WASHINGTON, June 13 (UPI) -- Presidential candidates Donald Trump and Hillary Clinton staked out their positions on gun control Monday, one day after a shooting at an Orlando gay nightclub killed 49 people.
Noting that the killer, Omar Seddique Mateen, used a "weapon of war," an AR-15-style rifle, Clinton argued for stronger gun laws, including the reinstatement of an assault-weapons ban.
"Yes, there is a right for law-abiding, responsible Americans to own guns. And yes, there are reasonable common-sense measures to try to keep people safe from guns. We've got to figure out the best way to move forward on that," Clinton told CNN's New Day.
Trump said the nation's current gun laws should be enforced and that Mateen shouldn't have possessed the weapon he used to perpetrate the worst mass shooting in U.S. history.
On CBS This Morning, Trump said he was concerned Mateen "slipped through the cracks."
"The FBI has to be very upset about it," Trump said on Good Morning America. "I'm a big fan of the FBI. They have to be very, very distraught."
The semi-automatic AR-15 was illegally modified in the San Bernardino shootings in late 2015 that killed 14. In 2012, the weapon was used in the slaying of 20 children and six adults at Sandy Hook Elementary School in Newtown, Conn.
The gun, designed in 1957, reloads quickly, allowing shooters to fire off many shots.
Efforts to strengthen gun control laws have repeatedly failed, even as the number of mass shootings in the United States continues to climb.
President Barack Obama in January issued a series of executive actions that aimed to tighten background checks, commit to making communities safer, increasing mental health treatment and implementing safer gun technology. Some of the measures sidestep congressional approval while others require legislative backing.
In December, the GOP-led Senate rejected two proposals introduced in the wake of the San Bernadino shootings. One would have required background checks for guns bought at gun shows and online. The other would have prevented people who are on a terror watch list from purchasing guns.
Similar legislation failed in 2013 soon after Sandy Hook.
The Orlando massacre occurred as Congress nears shutting down until the November elections. But the Senate and House are crafting spending bills, a legislative process that could include gun control and terrorism.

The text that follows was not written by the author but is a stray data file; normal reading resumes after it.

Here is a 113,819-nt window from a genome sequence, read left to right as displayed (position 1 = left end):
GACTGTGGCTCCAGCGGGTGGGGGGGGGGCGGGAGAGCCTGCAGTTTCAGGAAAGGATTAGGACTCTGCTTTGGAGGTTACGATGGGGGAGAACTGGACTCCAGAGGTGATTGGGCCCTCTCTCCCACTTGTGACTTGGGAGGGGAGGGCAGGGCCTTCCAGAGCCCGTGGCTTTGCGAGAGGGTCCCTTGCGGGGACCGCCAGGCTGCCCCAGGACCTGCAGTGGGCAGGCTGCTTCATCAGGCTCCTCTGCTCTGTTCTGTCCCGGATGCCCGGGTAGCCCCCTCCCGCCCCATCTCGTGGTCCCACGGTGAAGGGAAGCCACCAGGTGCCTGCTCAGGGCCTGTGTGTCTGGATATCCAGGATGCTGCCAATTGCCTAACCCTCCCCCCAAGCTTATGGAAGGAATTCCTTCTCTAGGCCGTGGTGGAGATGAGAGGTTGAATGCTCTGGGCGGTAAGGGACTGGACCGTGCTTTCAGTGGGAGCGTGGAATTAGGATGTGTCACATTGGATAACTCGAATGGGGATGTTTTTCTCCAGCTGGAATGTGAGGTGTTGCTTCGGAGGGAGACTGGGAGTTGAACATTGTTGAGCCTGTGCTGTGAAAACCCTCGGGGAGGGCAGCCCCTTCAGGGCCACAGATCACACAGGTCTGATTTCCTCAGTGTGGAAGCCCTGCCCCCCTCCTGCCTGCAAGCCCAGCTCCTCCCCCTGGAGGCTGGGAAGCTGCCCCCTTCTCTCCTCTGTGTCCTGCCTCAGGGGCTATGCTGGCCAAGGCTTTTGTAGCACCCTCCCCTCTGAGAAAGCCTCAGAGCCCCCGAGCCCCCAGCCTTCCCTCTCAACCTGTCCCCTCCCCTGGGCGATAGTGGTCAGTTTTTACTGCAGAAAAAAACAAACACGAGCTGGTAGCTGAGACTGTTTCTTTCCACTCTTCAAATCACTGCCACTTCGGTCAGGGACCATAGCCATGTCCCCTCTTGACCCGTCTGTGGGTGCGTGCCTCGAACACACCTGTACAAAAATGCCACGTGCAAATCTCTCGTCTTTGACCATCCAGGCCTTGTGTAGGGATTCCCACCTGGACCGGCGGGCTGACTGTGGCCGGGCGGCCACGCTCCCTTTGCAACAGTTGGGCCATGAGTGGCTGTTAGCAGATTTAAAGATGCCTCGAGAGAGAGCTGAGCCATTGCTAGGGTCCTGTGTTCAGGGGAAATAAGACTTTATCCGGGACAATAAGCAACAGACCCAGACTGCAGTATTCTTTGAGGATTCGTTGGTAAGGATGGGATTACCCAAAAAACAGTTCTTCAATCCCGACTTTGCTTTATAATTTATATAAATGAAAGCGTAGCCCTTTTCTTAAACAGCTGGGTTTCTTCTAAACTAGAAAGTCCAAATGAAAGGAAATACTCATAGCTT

"If it is found out that this person was at least inspired by ISIS, then it'll probably be a terrorism debate. If he wasn't, it may be a gun debate," Flake said on NBC's Meet the Press on Sunday. He said the debate over tightening background checks on people with mental illness "should go on as well as the debate on how to best protect us against those who were inspired or funded or directed by international terrorists."
Trump renewed his pledge to prevent Muslims from entering the United States.
"We have to have a ban of people coming in from Syria and different parts of the world with this philosophy that is so hateful and so horrible," he said.
Mateen was a U.S. citizen whose parents are from Afghanistan.
Trump called on members of Muslim communities around the country to identify other suspects.
"I want strength, I want vigilance, I want people to report when they see something bad," he said. "The last thing I want is congratulations. I was right, and I had been right, and I am right."
On NBC's Today, Clinton blasted Trump's statements.
"All this talk and demagoguery and rhetoric is not going to solve the problem. I'm not going to demonize and demagogue and declare war on a religion," Clinton said. "That's just plain dangerous and it plays into ISIS's hands."
Clinton defended her policies.
"I'm going to be as firm, and strong and single-minded in going after ISIS as anybody could be ... but I also want to save lives from gun violence more broadly, as well," she said on CNN.